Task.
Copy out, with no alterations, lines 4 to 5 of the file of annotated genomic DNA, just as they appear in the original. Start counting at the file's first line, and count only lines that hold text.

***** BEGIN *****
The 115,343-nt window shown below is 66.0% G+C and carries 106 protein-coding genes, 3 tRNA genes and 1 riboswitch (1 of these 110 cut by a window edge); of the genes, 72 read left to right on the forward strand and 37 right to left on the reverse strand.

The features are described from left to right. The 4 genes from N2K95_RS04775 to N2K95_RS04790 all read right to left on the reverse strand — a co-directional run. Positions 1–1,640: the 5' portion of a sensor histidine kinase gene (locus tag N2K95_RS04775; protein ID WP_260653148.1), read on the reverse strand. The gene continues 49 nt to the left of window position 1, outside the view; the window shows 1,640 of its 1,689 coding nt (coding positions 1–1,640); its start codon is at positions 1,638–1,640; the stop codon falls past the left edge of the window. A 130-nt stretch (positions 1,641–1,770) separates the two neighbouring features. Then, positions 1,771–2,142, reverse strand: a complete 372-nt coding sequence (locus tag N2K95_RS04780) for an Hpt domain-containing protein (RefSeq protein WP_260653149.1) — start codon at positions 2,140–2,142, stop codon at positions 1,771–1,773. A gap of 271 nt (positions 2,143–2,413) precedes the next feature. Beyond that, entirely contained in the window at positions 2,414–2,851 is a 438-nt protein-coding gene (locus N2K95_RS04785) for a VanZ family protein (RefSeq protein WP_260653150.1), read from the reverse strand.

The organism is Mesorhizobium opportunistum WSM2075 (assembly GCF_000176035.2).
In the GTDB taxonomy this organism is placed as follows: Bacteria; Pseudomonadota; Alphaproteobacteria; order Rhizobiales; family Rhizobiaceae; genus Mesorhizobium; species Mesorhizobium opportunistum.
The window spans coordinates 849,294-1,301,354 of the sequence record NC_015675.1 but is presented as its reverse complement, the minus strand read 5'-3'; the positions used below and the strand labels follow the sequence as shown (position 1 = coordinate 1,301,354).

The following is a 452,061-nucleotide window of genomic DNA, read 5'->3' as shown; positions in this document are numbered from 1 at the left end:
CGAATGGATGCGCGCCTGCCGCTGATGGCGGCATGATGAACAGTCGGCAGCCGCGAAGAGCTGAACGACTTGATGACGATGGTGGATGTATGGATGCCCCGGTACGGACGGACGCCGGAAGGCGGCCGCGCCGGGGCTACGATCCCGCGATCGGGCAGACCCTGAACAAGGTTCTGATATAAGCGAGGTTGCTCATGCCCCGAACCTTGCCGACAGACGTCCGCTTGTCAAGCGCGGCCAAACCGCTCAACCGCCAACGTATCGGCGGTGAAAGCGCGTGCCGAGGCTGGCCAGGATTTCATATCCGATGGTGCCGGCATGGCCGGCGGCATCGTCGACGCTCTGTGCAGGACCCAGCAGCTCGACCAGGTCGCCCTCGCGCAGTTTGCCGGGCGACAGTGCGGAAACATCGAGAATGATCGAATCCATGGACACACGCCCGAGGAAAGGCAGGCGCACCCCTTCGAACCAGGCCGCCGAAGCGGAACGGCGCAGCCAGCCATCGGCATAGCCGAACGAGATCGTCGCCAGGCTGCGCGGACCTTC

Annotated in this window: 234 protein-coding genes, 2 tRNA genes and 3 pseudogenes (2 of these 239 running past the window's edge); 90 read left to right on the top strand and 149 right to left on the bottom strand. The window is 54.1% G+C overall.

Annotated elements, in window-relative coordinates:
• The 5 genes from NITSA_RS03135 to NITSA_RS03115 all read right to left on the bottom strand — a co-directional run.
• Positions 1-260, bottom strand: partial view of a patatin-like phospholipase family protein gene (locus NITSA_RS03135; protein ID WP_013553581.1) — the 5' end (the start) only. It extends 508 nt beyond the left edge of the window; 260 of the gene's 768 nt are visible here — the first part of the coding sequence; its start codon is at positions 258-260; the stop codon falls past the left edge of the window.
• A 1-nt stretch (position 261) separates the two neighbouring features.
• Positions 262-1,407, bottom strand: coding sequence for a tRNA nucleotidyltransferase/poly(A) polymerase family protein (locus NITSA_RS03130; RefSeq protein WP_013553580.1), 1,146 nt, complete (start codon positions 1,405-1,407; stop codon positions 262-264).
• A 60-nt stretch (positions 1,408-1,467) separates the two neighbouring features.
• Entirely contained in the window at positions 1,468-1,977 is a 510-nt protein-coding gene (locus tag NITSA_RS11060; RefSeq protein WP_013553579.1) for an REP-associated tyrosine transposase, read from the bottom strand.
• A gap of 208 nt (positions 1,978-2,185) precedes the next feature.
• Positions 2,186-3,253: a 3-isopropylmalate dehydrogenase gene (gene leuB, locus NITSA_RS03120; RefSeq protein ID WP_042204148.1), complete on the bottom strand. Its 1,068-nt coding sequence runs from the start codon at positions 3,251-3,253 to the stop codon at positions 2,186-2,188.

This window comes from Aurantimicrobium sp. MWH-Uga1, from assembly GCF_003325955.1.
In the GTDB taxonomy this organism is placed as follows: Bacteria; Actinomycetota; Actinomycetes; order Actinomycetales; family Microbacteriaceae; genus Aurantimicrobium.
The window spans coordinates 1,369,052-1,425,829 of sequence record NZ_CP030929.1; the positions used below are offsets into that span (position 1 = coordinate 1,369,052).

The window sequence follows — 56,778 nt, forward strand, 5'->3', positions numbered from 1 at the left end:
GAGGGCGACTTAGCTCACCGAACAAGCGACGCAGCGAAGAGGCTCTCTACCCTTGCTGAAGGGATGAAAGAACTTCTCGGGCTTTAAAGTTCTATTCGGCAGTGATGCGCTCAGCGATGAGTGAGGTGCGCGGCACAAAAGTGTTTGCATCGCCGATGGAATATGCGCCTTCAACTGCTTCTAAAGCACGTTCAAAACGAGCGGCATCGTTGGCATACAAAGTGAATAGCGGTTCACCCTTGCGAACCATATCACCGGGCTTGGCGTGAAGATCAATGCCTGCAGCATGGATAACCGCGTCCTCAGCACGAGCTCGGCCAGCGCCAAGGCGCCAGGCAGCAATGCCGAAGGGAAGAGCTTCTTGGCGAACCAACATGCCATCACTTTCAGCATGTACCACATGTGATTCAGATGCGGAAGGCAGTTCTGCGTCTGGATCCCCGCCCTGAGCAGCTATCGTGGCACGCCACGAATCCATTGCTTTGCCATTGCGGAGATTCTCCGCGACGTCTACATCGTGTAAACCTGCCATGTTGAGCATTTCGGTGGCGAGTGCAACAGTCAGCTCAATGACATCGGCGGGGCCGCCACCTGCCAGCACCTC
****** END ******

In the GTDB taxonomy this organism is placed as follows: Bacteria; Pseudomonadota; Alphaproteobacteria; order Rhizobiales; family Rhizobiaceae; genus Mesorhizobium; species Mesorhizobium opportunistum.
The window spans coordinates 849,294-1,301,354 of the sequence record NC_015675.1 but is presented as its reverse complement, the minus strand read 5'-3'; the positions used below and the strand labels follow the sequence as shown (position 1 = coordinate 1,301,354).